Many countries are seeking to develop homegrown 5G technologies and platforms, to increase their influence in the global industry, to reduce their reliance on foreign (and often Chinese or US) technology, or to stimulate local companies and manufacturing. Such efforts by India, Japan, Turkey, the European Union and others are well-known, but Vietnam’s project has been less frequently discussed.
In fact, Viettel – the country’s largest mobile operator – has been working with vendors on “indigeneous 5G” for some years and last week, the company’s High Tech division completed a field trial of the technology, with radio units powered by system-on-chip designs from AMD’s Xilinx FPGA unit.
AMD acquired Xilinx last year and greatly increased its presence in the telecoms space as a result. It is now the exclusive radio unit silicon supplier for Viettel’s 5G RAN development, which uses the Xilinx Zynq mobile processor SoC (MPSoC). This architecture will now be extended to an additional 300 macro base stations supporting 8T8R MIMO, and to 900 8T8R macro radio units.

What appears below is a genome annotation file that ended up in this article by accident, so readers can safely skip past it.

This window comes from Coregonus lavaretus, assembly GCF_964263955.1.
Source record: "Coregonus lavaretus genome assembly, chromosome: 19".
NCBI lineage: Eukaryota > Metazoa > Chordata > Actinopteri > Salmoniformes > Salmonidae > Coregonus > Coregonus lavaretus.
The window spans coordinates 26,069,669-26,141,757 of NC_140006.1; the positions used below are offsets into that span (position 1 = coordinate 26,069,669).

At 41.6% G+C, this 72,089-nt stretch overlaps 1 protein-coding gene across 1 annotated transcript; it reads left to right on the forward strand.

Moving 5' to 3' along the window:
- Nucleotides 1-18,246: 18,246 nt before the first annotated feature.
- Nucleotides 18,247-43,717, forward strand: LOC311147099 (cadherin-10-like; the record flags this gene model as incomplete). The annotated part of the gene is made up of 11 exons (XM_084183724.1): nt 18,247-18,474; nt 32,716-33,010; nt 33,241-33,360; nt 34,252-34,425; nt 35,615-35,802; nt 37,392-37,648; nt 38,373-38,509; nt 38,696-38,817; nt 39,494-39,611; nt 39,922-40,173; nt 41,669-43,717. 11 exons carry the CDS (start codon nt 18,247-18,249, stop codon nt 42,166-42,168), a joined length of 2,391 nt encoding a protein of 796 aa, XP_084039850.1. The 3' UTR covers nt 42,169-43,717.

The Zynq UltraScale+ MPSoC was also chosen by Viettel for its first-generation 64T64R Massive MIMO radio which is currently being optimized for field trials. Viettel will also use the Zynq UltraScale+ RF SoC devices for the base stations’ RF front ends.
Nguyen Vu Ha, general director of Viettel High Tech, said in a statement: “Going from VHT’s history of making 4G BTS, this decision to scale for the growing demands of 5G was based on evaluating various factors including flexibility, simplification, design stability and the experience of engineers.”
Viettel, as a state-owned telco with access to national manufacturing and R&D resources, has economic advantages in pushing its own platforms, and in doing so, supporting homegrown partners – Vietnam, like India, is seeking to foster its own hi-tech industry and reduce reliance on foreign suppliers.
Viettel has already developed its own billing software, which it sells to other service providers, and at 2019’s Mobile World Congress, it demonstrated an internally developed 4G packet core. In 2020, it set a target of producing 80% of its core network infrastructure itself.